In the latest issue of Web Designer we take a running jump into the latest and greatest. Not only what’s in the latest specification, but the shiny features coming to the frameworks that run the web.
If you’re looking at this thinking “I’ve barely got up to speed with ES6, what’s ES2018? Is there a new one every year? 😰” you won’t be alone. Thankfully, the updates to the language aren’t anywhere near as big as they were a few years ago. Nowadays they are mostly new object methods or edge-case features that are mostly optional. But it’s good to be aware of them so they can be reached for in a tight spot.
While most language changes head straight into Node, there is a bit of a delay with some features as they adapt to life server-side. The article delves into what’s new in Node how it tackles the tricky issue of asynchronous module loading.
We also go through the major frameworks and their recent updates. There’s a focus on Angular, React and Vue in this issue and all have some killer features either ready to play with or on the horizon.
Angular has Angular Elements - a mechanism available to developers of other projects using different frameworks to link into a component made with Angular. Custom elements are a native platform feature with tonnes of potential, but is mostly incompatible with other frameworks. Angular Elements allows those components already written to work with custom elements in the future.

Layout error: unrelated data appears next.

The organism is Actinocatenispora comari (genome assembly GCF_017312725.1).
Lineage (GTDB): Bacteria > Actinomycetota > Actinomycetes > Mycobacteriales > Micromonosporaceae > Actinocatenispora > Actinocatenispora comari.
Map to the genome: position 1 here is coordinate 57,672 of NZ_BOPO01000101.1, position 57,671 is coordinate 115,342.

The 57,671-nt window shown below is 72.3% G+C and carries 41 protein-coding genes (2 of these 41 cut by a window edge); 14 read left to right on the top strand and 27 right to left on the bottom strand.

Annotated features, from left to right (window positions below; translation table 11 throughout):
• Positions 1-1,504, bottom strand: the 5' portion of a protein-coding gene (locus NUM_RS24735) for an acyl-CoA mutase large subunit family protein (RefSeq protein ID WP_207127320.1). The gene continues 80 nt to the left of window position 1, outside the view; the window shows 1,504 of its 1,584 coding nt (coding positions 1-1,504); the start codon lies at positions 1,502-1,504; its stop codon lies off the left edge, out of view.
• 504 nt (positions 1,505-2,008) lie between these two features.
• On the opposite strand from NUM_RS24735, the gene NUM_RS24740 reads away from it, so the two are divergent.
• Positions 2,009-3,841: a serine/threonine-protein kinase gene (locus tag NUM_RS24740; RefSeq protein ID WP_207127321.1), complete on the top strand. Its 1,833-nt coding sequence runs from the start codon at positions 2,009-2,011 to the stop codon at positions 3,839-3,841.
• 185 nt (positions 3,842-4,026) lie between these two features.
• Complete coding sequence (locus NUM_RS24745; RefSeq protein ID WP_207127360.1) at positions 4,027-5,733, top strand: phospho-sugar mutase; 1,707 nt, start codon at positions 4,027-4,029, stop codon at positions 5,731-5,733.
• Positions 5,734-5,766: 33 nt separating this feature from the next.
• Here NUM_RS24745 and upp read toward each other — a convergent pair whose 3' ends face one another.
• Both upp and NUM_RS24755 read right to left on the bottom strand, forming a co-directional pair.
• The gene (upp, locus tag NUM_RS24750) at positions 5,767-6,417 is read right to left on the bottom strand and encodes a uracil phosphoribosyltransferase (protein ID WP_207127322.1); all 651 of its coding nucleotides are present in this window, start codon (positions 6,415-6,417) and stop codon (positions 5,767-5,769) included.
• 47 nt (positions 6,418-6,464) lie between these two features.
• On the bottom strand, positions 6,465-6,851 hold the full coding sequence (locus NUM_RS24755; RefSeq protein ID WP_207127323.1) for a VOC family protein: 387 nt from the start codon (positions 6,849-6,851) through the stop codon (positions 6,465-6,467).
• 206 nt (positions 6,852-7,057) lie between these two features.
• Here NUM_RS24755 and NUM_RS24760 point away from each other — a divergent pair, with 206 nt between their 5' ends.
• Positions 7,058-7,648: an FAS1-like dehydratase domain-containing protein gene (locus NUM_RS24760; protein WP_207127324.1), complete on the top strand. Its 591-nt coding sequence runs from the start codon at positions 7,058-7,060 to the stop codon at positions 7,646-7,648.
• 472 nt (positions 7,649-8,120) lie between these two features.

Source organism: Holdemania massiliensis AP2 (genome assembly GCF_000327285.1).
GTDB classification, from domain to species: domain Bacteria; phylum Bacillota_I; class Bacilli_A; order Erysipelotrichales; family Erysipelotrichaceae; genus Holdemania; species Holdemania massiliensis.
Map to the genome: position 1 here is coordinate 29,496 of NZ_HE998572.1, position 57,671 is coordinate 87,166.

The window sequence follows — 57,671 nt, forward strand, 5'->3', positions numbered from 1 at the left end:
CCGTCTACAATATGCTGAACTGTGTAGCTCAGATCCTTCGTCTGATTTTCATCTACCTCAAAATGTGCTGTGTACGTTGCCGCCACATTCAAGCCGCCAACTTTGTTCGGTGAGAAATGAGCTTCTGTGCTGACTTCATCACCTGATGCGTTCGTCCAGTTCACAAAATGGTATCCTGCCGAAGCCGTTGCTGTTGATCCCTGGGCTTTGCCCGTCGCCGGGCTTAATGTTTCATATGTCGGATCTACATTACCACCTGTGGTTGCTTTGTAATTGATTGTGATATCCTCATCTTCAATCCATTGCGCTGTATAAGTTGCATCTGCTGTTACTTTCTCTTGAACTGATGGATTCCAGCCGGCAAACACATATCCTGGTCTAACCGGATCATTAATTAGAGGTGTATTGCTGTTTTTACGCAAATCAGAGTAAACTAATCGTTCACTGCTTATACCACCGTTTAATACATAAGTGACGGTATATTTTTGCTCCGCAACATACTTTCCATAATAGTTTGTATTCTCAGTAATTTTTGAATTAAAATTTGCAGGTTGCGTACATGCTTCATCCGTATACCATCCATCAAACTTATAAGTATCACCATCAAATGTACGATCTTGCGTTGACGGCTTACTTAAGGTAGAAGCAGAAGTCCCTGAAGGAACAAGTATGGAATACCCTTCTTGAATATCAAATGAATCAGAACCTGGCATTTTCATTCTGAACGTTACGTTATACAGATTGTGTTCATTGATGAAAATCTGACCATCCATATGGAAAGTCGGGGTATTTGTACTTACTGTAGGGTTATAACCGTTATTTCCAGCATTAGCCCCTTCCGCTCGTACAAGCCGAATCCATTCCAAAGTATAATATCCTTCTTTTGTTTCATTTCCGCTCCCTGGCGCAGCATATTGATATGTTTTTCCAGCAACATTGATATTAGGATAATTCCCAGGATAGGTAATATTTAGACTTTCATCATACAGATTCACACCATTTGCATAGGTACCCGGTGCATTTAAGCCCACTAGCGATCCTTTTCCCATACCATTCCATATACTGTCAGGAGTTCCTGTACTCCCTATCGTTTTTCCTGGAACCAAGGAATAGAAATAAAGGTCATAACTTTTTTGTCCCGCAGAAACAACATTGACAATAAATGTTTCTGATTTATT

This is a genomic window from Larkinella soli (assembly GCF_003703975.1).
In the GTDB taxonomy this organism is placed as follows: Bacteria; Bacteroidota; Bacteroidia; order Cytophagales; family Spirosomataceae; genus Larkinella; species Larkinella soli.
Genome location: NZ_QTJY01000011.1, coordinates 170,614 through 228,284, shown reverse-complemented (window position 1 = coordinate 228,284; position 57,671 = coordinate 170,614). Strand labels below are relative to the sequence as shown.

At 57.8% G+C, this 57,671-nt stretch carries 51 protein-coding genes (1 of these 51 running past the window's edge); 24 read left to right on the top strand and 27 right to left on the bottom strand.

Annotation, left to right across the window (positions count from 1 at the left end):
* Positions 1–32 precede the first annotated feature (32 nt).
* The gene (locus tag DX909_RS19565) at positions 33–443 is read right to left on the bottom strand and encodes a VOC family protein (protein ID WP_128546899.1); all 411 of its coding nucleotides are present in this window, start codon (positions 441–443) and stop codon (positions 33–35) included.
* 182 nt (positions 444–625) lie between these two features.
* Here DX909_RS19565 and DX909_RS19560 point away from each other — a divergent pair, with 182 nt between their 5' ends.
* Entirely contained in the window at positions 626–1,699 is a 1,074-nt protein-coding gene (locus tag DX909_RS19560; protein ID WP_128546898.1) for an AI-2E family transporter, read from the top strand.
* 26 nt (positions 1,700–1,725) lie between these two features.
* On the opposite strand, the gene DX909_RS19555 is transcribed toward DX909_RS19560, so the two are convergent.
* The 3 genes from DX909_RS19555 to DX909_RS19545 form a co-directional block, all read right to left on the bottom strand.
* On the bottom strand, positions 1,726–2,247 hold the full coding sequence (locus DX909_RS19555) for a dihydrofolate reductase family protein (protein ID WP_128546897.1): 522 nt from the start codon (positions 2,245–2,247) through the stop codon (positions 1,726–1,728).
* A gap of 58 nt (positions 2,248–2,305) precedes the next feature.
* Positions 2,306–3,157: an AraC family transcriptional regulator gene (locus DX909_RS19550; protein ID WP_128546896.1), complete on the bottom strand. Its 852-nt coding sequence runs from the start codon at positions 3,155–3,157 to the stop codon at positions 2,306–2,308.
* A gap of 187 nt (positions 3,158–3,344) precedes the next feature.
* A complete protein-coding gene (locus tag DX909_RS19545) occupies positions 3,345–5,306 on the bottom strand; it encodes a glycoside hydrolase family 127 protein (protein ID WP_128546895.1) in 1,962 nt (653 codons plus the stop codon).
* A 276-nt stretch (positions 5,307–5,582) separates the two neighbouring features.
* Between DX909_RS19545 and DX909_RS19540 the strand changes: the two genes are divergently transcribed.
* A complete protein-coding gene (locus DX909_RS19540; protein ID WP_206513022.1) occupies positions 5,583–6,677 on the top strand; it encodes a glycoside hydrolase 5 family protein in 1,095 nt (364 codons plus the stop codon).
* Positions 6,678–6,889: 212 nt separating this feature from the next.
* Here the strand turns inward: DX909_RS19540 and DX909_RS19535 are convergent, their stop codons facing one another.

React has revamped the Context API, which allows props to be injected directly into child components rather than passing it down through all of the parents. Some common tools like
react-redux are already using this API to make things easier for developers. Depending on the project, it may even make state managers like Redux overkill if a similar approach can be built just using the Context API.
But by far my favourite updates to any framework is Vue. Recent updates have not been ground-breaking to say the least (including up until the time of writing this article - damned lead times) but just recently Vue CLI 3.0 has been released that is a massive win for developers. In short, it allows us to pick and choose integrations like TypeScript or testing tools that work out of the box. There’s tonnes more developer-friendly improvements that the article dives right into.
If all that sounds interesting, pick up a copy and we go into a load more detail. Find out not only what’s new, but what they might be used for and their benefits for everyone. There’s a right mix, so there’s something for everyone!